"Obsolete" Parts[edit]

I don't think "Obsolete" is the correct header for that section. Any ideas on how it should be renamed? Dubkiller 06:59, 1 July 2006 (UTC)

How about 'optional components'? Steve-g 11:57, 6 July 2006 (UTC)
Sounds good, I'll change it. --Dubkiller 07:01, 19 July 2006 (UTC)


How come there is no section for the trucks? I was looking for the threading specs and when i found them (Hex Die 5/16-24 for the axle) I thought I should put it here but there is no trucks-section and I wanted to check if this was a consious decision since it's such an obvious part? Am I missing something. And please confirm that the threading is right and I would appreciate if someone knew if this varies between trucks. Also the kingpin threading might be useful to know. Reference for the threading ( --Mnsc 12:29, 8 September 2006 (UTC)

Trucks section is back. Thanks for spotting that. I think it got deleted when some vandalism was reverted. As for threads, 5/15x24tpi is correct for most. I'm not sure about some high-end slalom trucks that have 8mm axles and I'm sure some '70s trucks had different threads as things weren't standardised then. Steve-g 14:50, 8 September 2006 (UTC)
Is 5/15x24 a typo from your side? Do you know what threading the kingpin have? I would like to see the wikipedia entry to have some of this more technical information since it isn't all that interesting to the common skateboarder and hence never included in glossaries on skateboarding pages. --Mnsc 18:24, 13 September 2006 (UTC)
Oops, my typo, sorry. That should be 5/16 of course! The kingpin is 3/8 x 24tpi. I can't remember about mounting hardware. Yes, we could have some technical info here, including the above stuff and maybe a little on sizes of bearings, axle diameters, etc. If you want, we could collect all the info here and then edit it in once we're sure it's all correct. Steve-g 11:19, 14 September 2006 (UTC)
Tried to put together a small table of my current understanding. I'm learning things as I go (eg. difference between unc/unf) and of course there seem to be many exceptions to any rule there is. Longboarding seems to be the techgeeky division of skateboarding (I've only had a longboard since last year) with massive tweaking of trucks and hardware. For street skateboards, the only thing I see varies is the kingpin head which can be many kinds of strange proprietary designs. Feel free to edit table below. Sources listed beneath the table is just the sites i Googled this past half hour.--Mnsc 17:15, 4 February 2007 (UTC)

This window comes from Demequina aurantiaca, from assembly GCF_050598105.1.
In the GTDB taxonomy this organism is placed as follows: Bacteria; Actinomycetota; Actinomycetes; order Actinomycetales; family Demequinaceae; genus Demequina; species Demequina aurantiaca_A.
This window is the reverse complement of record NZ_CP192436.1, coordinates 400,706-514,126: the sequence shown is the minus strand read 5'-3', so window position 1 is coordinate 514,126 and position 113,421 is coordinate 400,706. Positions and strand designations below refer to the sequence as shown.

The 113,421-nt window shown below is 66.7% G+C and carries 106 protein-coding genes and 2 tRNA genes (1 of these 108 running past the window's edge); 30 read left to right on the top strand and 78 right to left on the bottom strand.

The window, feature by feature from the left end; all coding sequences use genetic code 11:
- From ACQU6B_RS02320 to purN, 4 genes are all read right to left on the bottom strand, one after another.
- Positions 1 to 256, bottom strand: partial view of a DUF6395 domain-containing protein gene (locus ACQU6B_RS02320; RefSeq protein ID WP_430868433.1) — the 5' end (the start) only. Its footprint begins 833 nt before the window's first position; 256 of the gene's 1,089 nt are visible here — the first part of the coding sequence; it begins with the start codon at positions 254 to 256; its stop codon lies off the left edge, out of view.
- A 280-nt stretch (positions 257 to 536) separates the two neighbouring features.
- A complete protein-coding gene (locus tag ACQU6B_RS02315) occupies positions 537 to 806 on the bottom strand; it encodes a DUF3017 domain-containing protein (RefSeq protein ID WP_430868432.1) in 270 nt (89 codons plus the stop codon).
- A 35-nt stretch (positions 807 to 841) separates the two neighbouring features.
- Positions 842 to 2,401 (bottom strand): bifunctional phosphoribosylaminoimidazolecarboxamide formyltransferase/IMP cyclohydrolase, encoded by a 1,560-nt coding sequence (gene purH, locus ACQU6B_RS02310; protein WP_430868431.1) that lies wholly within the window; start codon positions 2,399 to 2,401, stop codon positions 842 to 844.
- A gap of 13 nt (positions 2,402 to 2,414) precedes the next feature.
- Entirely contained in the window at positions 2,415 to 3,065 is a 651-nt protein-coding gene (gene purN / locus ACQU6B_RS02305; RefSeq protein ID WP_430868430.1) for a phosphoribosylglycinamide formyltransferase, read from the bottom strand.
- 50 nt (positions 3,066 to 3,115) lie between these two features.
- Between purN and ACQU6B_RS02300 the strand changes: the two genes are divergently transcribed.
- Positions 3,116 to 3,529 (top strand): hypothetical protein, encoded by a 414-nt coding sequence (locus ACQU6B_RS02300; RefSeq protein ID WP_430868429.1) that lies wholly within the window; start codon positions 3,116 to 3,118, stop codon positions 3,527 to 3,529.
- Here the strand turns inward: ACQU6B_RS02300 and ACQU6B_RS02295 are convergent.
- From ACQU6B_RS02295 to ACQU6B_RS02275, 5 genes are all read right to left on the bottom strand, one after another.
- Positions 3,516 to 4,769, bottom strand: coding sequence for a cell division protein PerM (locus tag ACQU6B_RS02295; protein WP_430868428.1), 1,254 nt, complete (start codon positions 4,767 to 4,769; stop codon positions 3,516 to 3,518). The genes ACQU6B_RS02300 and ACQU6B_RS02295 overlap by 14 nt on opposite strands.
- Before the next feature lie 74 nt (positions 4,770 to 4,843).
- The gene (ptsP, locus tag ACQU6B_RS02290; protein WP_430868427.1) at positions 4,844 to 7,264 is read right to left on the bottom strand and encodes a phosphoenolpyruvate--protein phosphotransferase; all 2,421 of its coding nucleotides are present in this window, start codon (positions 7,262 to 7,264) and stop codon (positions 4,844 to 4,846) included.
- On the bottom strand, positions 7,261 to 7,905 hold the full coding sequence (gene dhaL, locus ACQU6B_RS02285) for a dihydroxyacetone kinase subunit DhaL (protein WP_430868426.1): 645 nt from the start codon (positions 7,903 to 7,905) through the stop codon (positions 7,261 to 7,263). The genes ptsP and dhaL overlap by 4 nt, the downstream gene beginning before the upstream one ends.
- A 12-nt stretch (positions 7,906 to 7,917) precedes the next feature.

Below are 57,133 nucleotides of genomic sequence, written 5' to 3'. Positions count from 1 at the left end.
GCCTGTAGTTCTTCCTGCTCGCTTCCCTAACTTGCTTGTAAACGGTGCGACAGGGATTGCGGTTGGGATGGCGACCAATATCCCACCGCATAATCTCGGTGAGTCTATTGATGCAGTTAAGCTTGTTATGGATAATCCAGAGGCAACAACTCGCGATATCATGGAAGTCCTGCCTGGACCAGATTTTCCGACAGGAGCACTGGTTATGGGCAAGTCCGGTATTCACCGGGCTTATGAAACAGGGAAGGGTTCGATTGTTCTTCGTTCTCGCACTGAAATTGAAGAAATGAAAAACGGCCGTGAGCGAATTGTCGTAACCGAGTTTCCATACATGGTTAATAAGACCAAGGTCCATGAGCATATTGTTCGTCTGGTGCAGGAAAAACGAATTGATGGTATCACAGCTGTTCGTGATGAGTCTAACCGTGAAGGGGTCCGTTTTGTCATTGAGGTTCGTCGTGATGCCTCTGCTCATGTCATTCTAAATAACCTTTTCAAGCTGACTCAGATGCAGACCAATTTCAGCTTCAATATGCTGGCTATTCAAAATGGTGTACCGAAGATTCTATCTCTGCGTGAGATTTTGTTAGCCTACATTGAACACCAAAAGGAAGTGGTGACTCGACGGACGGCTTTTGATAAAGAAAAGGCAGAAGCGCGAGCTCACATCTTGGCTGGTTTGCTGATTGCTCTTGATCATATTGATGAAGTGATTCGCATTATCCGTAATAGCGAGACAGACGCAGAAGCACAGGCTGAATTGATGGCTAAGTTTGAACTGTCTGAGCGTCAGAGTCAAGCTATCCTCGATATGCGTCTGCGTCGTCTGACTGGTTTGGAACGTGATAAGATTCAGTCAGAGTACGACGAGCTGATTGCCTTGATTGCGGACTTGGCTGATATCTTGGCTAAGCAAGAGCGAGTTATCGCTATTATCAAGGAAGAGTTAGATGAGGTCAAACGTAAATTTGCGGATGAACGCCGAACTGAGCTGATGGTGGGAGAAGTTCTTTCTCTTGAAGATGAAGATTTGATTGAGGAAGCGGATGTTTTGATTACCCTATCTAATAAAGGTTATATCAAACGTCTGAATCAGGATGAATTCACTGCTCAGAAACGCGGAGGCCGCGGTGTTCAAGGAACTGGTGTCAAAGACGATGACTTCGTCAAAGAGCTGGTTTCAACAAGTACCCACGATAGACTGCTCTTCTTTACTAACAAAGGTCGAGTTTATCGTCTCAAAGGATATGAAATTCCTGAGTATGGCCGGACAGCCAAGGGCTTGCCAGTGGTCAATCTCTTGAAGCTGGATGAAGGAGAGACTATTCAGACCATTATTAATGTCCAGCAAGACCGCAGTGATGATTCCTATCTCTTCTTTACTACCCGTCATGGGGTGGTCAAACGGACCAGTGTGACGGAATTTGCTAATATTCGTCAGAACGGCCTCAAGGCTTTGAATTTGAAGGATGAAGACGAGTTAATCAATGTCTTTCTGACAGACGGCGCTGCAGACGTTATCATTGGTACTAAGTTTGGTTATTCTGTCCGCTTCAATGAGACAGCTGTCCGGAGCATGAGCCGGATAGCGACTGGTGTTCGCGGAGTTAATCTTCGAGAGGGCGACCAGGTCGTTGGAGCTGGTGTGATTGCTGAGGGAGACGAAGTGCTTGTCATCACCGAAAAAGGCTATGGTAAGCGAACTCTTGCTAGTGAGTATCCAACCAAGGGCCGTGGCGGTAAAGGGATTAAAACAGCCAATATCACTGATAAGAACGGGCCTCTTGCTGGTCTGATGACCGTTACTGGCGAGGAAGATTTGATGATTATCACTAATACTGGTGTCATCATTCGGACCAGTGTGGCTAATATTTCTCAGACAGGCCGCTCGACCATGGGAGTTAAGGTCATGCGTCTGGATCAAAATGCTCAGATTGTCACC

Common bolt specs
part dim. threading uts
kingpin 3/8 24tpi unf
axle 5/16 24tpi unf
hardware #10? 24tpi? unc


DO NOT use #10-24 TPI bolts on foamcore decks to mount the trucks. Use #10-32 TPI hardware instead, as the finer threading will be far less abrasive to the fiberglass(M-5 hardware is o.k.,too,but is a bit larger in diameter than US #10 bolts).


As was previously mentioned, the threading is 3/8-24 tpi, aka "unf." A 2.5" length will work, but 2.75" gives more room for taller top bushings, thicker (flat) washers, etc.

Banana board[edit]

Seems to me an article as short as Banana board might be better suited to be a part of the Skateboard article, perhaps under some kind of general history section? --Lijnema 15:14, 26 September 2006 (UTC)

I think Banana board might go well in the 1970s section in the skateboarding page. Steve-g 16:41, 26 September 2006 (UTC)
It'd be great if someone could move the banana board info into either Skateboard or Skateboarding (or both). I don't know which would be better, and I'm sure someone who perhaps actually knows things about skateboards would be better suited than myself to make the decision. --Lijnema 00:43, 1 October 2006 (UTC)
If it was up to me, I'd put a line in the history part of skateboarding. But I'm not sure of the policy for merging articles, so it'll have to be someone else who does it. Steve-g 09:12, 1 October 2006 (UTC)

I am a 57 year old Skate boarder from Southern California who invented it. I also have the first professionally made skateboard in existence made by “The Old Man” a professional surf board maker for a measly $5.00 back in the 50’s. What do you got? —The preceding unsigned comment was added by MichaelSavage (talkcontribs).

Wheels rework in progress[edit]

The wheels section is mostly made up of generalisations and biased info ("Modern street skaters prefer", "ollies easier"). I will keep my rework here so that others might add, protest and comment. My plan is to merge the four last sections in the first three and make them paragraphs, not a list. Something along the lines of: "the hardness of the wheels affects the riding behavior, top speed, grip yadayada...", "Larger wheels = slower rotation which allows for higher top speeds etc.", "Choice of wheels depends on something..." --Mnsc 19:45, 24 March 2007 (UTC)

The wheels, usually made of polyurethane, come in many different sizes and shapes to suit different types of skating. Larger sizes like 65-90 mm roll faster, and also move more easily over small cracks in pavement, these are used by longboards . Smaller sizes like 48-54 mm keep the board closer to the ground and require less force to accelerate but also make for a slower top speed and a lower center of gravity.